There has been an enormous increase in environmental awareness and concern for the environment over the past few years, particularly among the yonger generation. In the marine area attention is being focused on the threat to the environment and to fish stocks and mammals of pollution from ships in the form of oil discharges and persistent forms of garbage, in particular plastics, including synthetic ropes and fishing nets and refuse bags. These pollutants are offensive from an aesthetic point of view as they come ashore with the tide and spoil beaches and beauty spots on the coastline. They are also offensive from an economic point of view in that they affect local fishing and aquaculture industries as well as tourism, water-based leisure activities and public amenities generally.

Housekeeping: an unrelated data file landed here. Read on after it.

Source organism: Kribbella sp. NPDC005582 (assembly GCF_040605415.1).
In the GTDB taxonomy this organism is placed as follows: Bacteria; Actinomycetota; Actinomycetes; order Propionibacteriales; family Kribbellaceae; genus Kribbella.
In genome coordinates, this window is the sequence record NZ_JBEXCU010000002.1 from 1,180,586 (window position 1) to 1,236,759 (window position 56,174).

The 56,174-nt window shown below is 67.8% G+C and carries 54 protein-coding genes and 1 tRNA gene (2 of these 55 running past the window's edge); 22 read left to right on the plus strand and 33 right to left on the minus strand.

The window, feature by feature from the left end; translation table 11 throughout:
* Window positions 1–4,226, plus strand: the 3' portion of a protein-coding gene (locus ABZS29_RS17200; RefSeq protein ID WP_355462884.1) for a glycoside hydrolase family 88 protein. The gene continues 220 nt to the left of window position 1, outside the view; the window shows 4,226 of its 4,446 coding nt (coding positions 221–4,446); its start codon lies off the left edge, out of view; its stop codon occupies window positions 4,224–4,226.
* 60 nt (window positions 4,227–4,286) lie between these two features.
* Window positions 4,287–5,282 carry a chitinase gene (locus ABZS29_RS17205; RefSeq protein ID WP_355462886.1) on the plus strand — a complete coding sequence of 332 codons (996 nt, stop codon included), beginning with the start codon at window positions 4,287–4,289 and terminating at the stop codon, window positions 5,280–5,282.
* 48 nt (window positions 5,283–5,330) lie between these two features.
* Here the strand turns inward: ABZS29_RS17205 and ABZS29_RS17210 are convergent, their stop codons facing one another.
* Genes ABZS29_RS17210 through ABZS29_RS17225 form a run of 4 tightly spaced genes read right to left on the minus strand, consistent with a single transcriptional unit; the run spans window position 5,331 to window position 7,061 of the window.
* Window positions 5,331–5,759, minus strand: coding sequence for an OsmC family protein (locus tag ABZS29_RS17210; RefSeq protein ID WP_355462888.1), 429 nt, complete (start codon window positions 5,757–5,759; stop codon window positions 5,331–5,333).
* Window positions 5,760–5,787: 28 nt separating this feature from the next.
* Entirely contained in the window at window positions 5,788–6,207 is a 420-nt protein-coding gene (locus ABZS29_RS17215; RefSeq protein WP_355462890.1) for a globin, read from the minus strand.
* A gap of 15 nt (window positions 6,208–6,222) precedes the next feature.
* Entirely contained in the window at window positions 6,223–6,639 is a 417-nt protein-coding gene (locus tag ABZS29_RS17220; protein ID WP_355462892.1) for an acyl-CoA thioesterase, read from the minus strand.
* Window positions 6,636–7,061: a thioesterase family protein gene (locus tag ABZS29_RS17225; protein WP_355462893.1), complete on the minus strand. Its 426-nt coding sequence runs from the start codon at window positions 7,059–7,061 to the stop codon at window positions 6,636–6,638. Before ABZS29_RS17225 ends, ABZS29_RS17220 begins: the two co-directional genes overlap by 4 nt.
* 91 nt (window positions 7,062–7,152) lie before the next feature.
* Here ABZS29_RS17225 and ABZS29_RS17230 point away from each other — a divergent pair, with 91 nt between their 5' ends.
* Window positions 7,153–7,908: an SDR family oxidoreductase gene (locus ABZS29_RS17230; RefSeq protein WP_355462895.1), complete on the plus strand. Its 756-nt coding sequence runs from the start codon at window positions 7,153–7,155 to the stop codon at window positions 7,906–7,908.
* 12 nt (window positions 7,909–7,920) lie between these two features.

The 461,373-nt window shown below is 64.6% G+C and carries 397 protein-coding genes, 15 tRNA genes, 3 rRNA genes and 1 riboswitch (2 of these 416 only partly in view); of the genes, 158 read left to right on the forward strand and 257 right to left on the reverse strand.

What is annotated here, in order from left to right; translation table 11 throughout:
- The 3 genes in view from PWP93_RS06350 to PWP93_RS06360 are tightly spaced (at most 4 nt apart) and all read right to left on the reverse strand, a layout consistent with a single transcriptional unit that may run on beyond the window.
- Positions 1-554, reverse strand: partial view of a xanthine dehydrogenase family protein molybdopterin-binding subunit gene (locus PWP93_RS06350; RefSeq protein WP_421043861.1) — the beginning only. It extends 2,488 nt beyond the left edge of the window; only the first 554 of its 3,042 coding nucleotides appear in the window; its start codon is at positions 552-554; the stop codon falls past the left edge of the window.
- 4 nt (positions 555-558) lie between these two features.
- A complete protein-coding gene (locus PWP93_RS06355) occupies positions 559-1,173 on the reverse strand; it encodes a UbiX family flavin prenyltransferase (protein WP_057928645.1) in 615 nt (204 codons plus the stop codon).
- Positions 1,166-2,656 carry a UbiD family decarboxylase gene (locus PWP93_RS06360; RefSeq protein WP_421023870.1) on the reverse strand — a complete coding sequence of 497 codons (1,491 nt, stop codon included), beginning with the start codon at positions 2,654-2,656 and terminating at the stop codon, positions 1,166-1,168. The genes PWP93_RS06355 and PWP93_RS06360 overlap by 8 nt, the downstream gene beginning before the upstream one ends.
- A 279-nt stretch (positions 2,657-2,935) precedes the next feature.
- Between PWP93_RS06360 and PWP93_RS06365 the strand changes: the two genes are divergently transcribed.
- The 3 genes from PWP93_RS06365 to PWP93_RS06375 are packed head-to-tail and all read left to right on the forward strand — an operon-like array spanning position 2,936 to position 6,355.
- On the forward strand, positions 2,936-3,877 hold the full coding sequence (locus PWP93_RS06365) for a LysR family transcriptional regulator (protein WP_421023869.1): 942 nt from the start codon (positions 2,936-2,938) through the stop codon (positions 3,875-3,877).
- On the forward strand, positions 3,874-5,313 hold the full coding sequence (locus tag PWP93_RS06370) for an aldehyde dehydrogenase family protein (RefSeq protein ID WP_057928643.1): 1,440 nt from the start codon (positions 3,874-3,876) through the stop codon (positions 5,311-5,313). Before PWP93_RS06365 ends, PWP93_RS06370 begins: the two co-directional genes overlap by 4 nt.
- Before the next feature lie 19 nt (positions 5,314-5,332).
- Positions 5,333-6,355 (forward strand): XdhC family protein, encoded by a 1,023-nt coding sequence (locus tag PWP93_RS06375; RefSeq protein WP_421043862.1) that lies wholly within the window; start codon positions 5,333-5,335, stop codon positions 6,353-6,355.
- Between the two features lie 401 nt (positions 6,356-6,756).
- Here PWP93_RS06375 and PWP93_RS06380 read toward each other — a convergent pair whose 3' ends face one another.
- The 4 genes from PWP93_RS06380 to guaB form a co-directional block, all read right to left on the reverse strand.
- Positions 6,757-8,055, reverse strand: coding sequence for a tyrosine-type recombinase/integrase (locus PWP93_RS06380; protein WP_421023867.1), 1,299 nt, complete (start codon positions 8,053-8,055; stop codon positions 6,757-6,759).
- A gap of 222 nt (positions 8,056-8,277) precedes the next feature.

Marine environmental awareness was heightened this year with the launch of the Government's Environment Action Programme and the commitment to require harbour authorities to install facilities for receiving ships' waste and thus enable Ireland to become a party to the MARPOL Convention. Facilities must be adequate to meet the needs of the ships using them without causing undue delay. The issue of a poster by the Department of the Marine in conjunction with the Wildlife Service at the end of 1989 to schools as well as to shipping and fisheries interests and which illustrated the cruel, harmful and oftentimes fatal effects of plastics on fish and marine mammals further highlighted the hazards of ships' waste.